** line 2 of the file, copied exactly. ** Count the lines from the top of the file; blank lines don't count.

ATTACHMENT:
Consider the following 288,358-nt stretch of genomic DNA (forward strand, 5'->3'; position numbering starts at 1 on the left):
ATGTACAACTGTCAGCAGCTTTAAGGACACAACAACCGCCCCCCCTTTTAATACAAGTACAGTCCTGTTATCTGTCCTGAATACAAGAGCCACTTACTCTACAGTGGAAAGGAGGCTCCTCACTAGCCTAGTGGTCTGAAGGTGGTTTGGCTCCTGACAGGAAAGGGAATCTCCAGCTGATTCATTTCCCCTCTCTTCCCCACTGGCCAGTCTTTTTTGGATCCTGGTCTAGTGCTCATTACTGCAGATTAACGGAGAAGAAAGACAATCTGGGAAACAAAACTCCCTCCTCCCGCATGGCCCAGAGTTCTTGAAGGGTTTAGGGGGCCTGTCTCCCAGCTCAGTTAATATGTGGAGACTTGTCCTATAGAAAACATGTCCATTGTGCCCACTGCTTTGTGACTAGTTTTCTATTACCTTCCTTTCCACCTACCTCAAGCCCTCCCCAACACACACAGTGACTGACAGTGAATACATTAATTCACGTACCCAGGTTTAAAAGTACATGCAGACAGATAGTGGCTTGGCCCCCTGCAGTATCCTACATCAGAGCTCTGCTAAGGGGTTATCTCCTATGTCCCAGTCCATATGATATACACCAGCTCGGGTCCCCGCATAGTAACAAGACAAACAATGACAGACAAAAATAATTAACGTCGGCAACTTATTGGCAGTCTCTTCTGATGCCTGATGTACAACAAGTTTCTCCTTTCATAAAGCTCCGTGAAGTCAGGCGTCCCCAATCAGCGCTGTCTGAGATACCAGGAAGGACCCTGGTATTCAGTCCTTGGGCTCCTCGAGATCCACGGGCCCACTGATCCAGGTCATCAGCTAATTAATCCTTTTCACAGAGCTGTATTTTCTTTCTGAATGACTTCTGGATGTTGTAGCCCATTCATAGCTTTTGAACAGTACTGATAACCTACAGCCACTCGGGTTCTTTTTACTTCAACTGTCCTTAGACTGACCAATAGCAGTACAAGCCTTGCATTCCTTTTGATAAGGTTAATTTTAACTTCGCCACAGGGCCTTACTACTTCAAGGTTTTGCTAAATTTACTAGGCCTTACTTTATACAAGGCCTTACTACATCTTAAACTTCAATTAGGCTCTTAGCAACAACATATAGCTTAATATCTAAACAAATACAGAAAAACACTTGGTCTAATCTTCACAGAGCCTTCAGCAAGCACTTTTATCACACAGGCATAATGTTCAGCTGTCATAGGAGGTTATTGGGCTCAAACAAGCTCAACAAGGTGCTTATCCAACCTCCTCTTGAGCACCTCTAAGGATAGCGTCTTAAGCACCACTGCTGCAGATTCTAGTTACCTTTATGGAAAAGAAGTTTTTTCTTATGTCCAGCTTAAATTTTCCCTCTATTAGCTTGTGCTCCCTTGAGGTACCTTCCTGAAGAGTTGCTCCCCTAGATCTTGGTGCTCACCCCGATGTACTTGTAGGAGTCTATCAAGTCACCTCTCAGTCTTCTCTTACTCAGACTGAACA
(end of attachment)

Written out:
ATGTACAACTGTCAGCAGCTTTAAGGACACAACAACCGCCCCCCCTTTTAATACAAGTACAGTCCTGTTATCTGTCCTGAATACAAGAGCCACTTACTCTACAGTGGAAAGGAGGCTCCTCACTAGCCTAGTGGTCTGAAGGTGGTTTGGCTCCTGACAGGAAAGGGAATCTCCAGCTGATTCATTTCCCCTCTCTTCCCCACTGGCCAGTCTTTTTTGGATCCTGGTCTAGTGCTCATTACTGCAGATTAACGGAGAAGAAAGACAATCTGGGAAACAAAACTCCCTCCTCCCGCATGGCCCAGAGTTCTTGAAGGGTTTAGGGGGCCTGTCTCCCAGCTCAGTTAATATGTGGAGACTTGTCCTATAGAAAACATGTCCATTGTGCCCACTGCTTTGTGACTAGTTTTCTATTACCTTCCTTTCCACCTACCTCAAGCCCTCCCCAACACACACAGTGACTGACAGTGAATACATTAATTCACGTACCCAGGTTTAAAAGTACATGCAGACAGATAGTGGCTTGGCCCCCTGCAGTATCCTACATCAGAGCTCTGCTAAGGGGTTATCTCCTATGTCCCAGTCCATATGATATACACCAGCTCGGGTCCCCGCATAGTAACAAGACAAACAATGACAGACAAAAATAATTAACGTCGGCAACTTATTGGCAGTCTCTTCTGATGCCTGATGTACAACAAGTTTCTCCTTTCATAAAGCTCCGTGAAGTCAGGCGTCCCCAATCAGCGCTGTCTGAGATACCAGGAAGGACCCTGGTATTCAGTCCTTGGGCTCCTCGAGATCCACGGGCCCACTGATCCAGGTCATCAGCTAATTAATCCTTTTCACAGAGCTGTATTTTCTTTCTGAATGACTTCTGGATGTTGTAGCCCATTCATAGCTTTTGAACAGTACTGATAACCTACAGCCACTCGGGTTCTTTTTACTTCAACTGTCCTTAGACTGACCAATAGCAGTACAAGCCTTGCATTCCTTTTGATAAGGTTAATTTTAACTTCGCCACAGGGCCTTACTACTTCAAGGTTTTGCTAAATTTACTAGGCCTTACTTTATACAAGGCCTTACTACATCTTAAACTTCAATTAGGCTCTTAGCAACAACATATAGCTTAATATCTAAACAAATACAGAAAAACACTTGGTCTAATCTTCACAGAGCCTTCAGCAAGCACTTTTATCACACAGGCATAATGTTCAGCTGTCATAGGAGGTTATTGGGCTCAAACAAGCTCAACAAGGTGCTTATCCAACCTCCTCTTGAGCACCTCTAAGGATAGCGTCTTAAGCACCACTGCTGCAGATTCTAGTTACCTTTATGGAAAAGAAGTTTTTTCTTATGTCCAGCTTAAATTTTCCCTCTATTAGCTTGTGCTCCCTTGAGGTACCTTCCTGAAGAGTTGCTCCCCTAGATCTTGGTGCTCACCCCGATGTACTTGTAGGAGTCTATCAAGTCACCTCTCAGTCTTCTCTTACTCAGACTGAACA